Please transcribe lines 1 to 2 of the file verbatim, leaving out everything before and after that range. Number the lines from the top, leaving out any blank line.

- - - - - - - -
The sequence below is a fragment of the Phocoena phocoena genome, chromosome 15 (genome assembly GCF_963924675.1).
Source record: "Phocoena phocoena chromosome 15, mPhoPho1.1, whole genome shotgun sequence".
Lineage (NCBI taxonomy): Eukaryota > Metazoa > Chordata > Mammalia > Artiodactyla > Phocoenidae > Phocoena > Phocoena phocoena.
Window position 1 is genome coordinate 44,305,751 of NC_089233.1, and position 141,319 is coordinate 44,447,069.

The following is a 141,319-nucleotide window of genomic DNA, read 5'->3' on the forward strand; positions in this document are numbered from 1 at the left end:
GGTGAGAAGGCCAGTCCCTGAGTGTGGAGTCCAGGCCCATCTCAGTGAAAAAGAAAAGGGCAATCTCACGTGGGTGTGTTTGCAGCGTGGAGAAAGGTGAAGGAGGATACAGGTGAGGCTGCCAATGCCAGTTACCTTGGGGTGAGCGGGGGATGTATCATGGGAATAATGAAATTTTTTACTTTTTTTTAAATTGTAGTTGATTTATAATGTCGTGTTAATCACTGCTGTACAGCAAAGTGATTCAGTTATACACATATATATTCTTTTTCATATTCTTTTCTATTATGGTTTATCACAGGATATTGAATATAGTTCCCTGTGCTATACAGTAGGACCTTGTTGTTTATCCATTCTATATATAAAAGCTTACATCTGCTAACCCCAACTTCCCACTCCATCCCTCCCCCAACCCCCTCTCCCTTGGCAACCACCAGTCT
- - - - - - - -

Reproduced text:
The sequence below is a fragment of the Phocoena phocoena genome, chromosome 15 (genome assembly GCF_963924675.1).
Source record: "Phocoena phocoena chromosome 15, mPhoPho1.1, whole genome shotgun sequence".